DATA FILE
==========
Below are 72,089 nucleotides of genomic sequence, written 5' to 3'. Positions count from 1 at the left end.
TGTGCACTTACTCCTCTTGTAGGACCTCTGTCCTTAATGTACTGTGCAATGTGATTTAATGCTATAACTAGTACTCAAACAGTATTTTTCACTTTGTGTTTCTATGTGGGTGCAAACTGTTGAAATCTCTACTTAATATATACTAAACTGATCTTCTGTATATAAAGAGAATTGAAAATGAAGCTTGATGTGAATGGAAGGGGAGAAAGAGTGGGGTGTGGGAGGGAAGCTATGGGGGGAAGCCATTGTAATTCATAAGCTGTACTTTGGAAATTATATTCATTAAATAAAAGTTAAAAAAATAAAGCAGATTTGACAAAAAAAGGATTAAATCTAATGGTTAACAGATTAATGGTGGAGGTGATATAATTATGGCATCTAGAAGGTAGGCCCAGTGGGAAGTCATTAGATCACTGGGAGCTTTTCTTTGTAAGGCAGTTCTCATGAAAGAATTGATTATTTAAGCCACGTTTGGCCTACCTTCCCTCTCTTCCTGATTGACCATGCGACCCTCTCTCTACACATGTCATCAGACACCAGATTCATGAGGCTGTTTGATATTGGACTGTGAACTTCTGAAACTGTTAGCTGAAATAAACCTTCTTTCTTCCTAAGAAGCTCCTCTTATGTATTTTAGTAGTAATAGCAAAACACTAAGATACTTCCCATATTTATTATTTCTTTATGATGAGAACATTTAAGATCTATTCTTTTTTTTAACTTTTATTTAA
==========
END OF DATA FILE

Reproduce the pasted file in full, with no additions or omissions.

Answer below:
Below are 72,089 nucleotides of genomic sequence, written 5' to 3'. Positions count from 1 at the left end.
TGTGCACTTACTCCTCTTGTAGGACCTCTGTCCTTAATGTACTGTGCAATGTGATTTAATGCTATAACTAGTACTCAAACAGTATTTTTCACTTTGTGTTTCTATGTGGGTGCAAACTGTTGAAATCTCTACTTAATATATACTAAACTGATCTTCTGTATATAAAGAGAATTGAAAATGAAGCTTGATGTGAATGGAAGGGGAGAAAGAGTGGGGTGTGGGAGGGAAGCTATGGGGGGAAGCCATTGTAATTCATAAGCTGTACTTTGGAAATTATATTCATTAAATAAAAGTTAAAAAAATAAAGCAGATTTGACAAAAAAAGGATTAAATCTAATGGTTAACAGATTAATGGTGGAGGTGATATAATTATGGCATCTAGAAGGTAGGCCCAGTGGGAAGTCATTAGATCACTGGGAGCTTTTCTTTGTAAGGCAGTTCTCATGAAAGAATTGATTATTTAAGCCACGTTTGGCCTACCTTCCCTCTCTTCCTGATTGACCATGCGACCCTCTCTCTACACATGTCATCAGACACCAGATTCATGAGGCTGTTTGATATTGGACTGTGAACTTCTGAAACTGTTAGCTGAAATAAACCTTCTTTCTTCCTAAGAAGCTCCTCTTATGTATTTTAGTAGTAATAGCAAAACACTAAGATACTTCCCATATTTATTATTTCTTTATGATGAGAACATTTAAGATCTATTCTTTTTTTTAACTTTTATTTAA